Are you frustrated by the lack of bike racks around campus? Or maybe the lack of glacial ice cores? Or even the lack of island living options for students? Well, I have answers to address all of these common concerns.
The first question I tackled this week was “Why are there so few bike racks on campus?” My initial inclination was to see what the experts at the Yellow Bike Club thought about the issue. The Bike Friendly University Intern through the Office of Sustainability Sajel Surati ’25 gave me an initial answer.
“Personally, I think there are not enough bike racks on campus and especially not enough covered bike racks. However, the need for committee approval for additional structures and the surprisingly high cost of building covered racks seems to be a big barrier that we should work on,” Surati wrote out in an email.
Director of Sustainability Keisha Payson clarified that there are around 1800 bike rack spots across the whole campus, and the Grounds department keeps a spreadsheet and GIS-powered map of all these locations. However, both Grounds and Sustainability welcome feedback from students on where they believe more bike racks should be placed.
She also reiterated that the office receives budgeting for covered bike racks but continues to run into issues upon implementation. In the meantime, Payson encourages students to utilize the bike racks already available (while not blocking entryways) and to keep bikes inside during the winter as much as possible—especially over winter break—to keep their bikes in good condition.
Shifting gears to a completely different topic, my next question was “What is the story behind the melted ice core in the Arctic Museum?” Admittedly, this is one of my favorite pieces of Bowdoin lore, so I was pumped to answer this question.
In 2001, the Arctic Museum acquired the first of its ice cores, which was taken from the top segment of the Greenland Ice Sheet. This core was displayed as part of an exhibit called “Ancient Ice, Cool Science.” After the exhibit closed, the core was wrapped up and put in a freezer to help preserve the sample for future use. Now this core is used for certain physics and earth and oceanographic studies classes.
At the time when the exhibit initially closed, the museum received many inquiries into when the ice core would be back on display. So the museum obtained a second core that was meant to be on display permanently. This ice core was showcased in a freezer powered by a generator in the Hubbard Hall museum.
However, on one morning in 2018, Director of Peary-Macmillan Arctic Museum and Arctic Studies Center Susan Kaplan and Exhibit Coordinator David Maschino were startled with quite a sight.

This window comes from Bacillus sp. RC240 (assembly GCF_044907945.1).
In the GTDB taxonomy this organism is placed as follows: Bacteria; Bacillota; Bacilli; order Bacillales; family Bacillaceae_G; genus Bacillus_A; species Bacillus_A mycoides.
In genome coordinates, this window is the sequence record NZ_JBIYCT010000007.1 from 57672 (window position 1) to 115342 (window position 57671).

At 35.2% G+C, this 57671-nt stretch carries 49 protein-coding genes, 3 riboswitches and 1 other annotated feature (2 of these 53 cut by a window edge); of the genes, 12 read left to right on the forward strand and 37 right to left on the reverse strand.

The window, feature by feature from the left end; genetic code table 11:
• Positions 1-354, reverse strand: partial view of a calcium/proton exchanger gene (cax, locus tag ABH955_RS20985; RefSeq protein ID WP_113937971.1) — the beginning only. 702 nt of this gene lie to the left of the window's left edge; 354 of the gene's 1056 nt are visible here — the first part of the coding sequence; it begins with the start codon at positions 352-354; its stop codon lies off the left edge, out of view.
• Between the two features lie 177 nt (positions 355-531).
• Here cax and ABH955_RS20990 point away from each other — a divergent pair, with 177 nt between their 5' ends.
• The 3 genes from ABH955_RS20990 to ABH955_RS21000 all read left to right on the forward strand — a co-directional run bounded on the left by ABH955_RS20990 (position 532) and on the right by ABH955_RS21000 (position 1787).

“One morning, David Maschino and I discovered a puddle of water where the ice core once stood! Alas, the freezer had failed!” Kaplan wrote in an email.
As of now, the museum is hoping to display the original core which is still intact sometime in the near future.
Now, maybe the most exciting answer story I have had in this Burning Bowdoin Questions journey. One of my friends off-handedly mentioned to me that his supervisor told him that there were students over a decade ago that lived on an island in Georgetown, ME and commuted to campus. He asked if I could find more about this—a challenge I was willing to take on.
After running into a few Residential Life walls, I decided to try my own hand at archival searching through the Orient’s archives. I found a hit in the May 9, 2003 edition of the Bowdoin “Disorient,” a satirical issue published by the Orient at the end of each year.
The section was called “Boxers or Briefs?” and the article within it was titled “Bowdoin students attempt to secede from the Union.” In this article, a group of seniors living on “Ratte island” regale how they seceded from the Union that is Bowdoin, and I knew I was getting somewhere. I went back further in the volume and found my suspect: Timothy Riemer ’03, who wrote a column about the cost of being a college student in which he talked about his house in Georgetown.
After a long LinkedIn exchange, Riemer and a couple of his housemates answered my questions about the logistics of living on an island. Riemer, Daniel Miller ’03, Ed Sweeney ’03 and three of their friends resided on Mill Island, which they renamed Ye Olde Ratte Isle.
The island itself is connected by a paved isthmus that floods during high tide, but the guys could drive across it to make the 20-minute commute to campus each day. While they had to coordinate their travel times based on the daily low-tides, most of them had no issues with their travel.
The home itself was someone’s summer home that they rented during the year, which meant that the house was not super well insulated and had rudimentary heating systems. Riemer said that during the winter, even after bundling in warm clothes and sleeping under two blankets, he could still see his breath.
Overall, they seem to think it was worth it after reflecting back on the experience.
“It was very special living out there. It was so quiet out there. You live with a bunch of different people over your four years, but I think it brought us closer than any other roommate situation I had. Maybe that’s just survival instinct,” Miller said. “I can’t imagine having gone through Bowdoin without that experience.”